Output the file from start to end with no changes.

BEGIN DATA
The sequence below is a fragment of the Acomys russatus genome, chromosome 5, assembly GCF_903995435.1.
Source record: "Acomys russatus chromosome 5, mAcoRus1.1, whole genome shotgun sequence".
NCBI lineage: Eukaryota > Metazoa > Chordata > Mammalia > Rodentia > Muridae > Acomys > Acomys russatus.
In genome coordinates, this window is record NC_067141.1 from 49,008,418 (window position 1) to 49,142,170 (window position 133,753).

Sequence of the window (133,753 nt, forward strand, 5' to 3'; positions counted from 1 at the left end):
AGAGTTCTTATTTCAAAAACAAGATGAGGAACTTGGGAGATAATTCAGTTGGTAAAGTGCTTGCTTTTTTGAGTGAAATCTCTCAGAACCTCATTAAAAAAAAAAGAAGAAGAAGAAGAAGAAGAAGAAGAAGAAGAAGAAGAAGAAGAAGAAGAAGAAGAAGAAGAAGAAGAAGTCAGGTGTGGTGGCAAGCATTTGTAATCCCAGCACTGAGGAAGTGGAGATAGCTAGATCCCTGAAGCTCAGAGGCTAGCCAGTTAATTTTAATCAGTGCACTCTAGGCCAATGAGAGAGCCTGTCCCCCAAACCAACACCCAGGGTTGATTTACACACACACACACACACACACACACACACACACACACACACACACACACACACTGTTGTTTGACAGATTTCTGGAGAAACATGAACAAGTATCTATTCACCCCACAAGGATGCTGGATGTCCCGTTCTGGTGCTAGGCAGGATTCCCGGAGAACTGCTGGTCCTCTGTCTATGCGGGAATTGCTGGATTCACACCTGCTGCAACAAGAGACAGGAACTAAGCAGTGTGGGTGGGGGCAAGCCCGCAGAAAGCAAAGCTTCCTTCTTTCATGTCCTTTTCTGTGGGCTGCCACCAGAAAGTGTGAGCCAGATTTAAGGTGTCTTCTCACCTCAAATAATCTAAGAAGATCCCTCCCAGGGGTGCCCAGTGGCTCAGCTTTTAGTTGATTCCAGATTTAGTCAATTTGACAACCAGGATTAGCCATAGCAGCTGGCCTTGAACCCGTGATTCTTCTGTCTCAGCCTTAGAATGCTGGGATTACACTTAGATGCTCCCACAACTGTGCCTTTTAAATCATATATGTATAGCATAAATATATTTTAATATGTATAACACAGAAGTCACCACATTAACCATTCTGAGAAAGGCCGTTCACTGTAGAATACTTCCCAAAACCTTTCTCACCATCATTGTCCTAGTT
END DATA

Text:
The sequence below is a fragment of the Acomys russatus genome, chromosome 5, assembly GCF_903995435.1.
Source record: "Acomys russatus chromosome 5, mAcoRus1.1, whole genome shotgun sequence".
NCBI lineage: Eukaryota > Metazoa > Chordata > Mammalia > Rodentia > Muridae > Acomys > Acomys russatus.
In genome coordinates, this window is record NC_067141.1 from 49,008,418 (window position 1) to 49,142,170 (window position 133,753).

Sequence of the window (133,753 nt, forward strand, 5' to 3'; positions counted from 1 at the left end):
AGAGTTCTTATTTCAAAAACAAGATGAGGAACTTGGGAGATAATTCAGTTGGTAAAGTGCTTGCTTTTTTGAGTGAAATCTCTCAGAACCTCATTAAAAAAAAAAGAAGAAGAAGAAGAAGAAGAAGAAGAAGAAGAAGAAGAAGAAGAAGAAGAAGAAGAAGAAGAAGAAGAAGTCAGGTGTGGTGGCAAGCATTTGTAATCCCAGCACTGAGGAAGTGGAGATAGCTAGATCCCTGAAGCTCAGAGGCTAGCCAGTTAATTTTAATCAGTGCACTCTAGGCCAATGAGAGAGCCTGTCCCCCAAACCAACACCCAGGGTTGATTTACACACACACACACACACACACACACACACACACACACACACACACACACACACTGTTGTTTGACAGATTTCTGGAGAAACATGAACAAGTATCTATTCACCCCACAAGGATGCTGGATGTCCCGTTCTGGTGCTAGGCAGGATTCCCGGAGAACTGCTGGTCCTCTGTCTATGCGGGAATTGCTGGATTCACACCTGCTGCAACAAGAGACAGGAACTAAGCAGTGTGGGTGGGGGCAAGCCCGCAGAAAGCAAAGCTTCCTTCTTTCATGTCCTTTTCTGTGGGCTGCCACCAGAAAGTGTGAGCCAGATTTAAGGTGTCTTCTCACCTCAAATAATCTAAGAAGATCCCTCCCAGGGGTGCCCAGTGGCTCAGCTTTTAGTTGATTCCAGATTTAGTCAATTTGACAACCAGGATTAGCCATAGCAGCTGGCCTTGAACCCGTGATTCTTCTGTCTCAGCCTTAGAATGCTGGGATTACACTTAGATGCTCCCACAACTGTGCCTTTTAAATCATATATGTATAGCATAAATATATTTTAATATGTATAACACAGAAGTCACCACATTAACCATTCTGAGAAAGGCCGTTCACTGTAGAATACTTCCCAAAACCTTTCTCACCATCATTGTCCTAGTT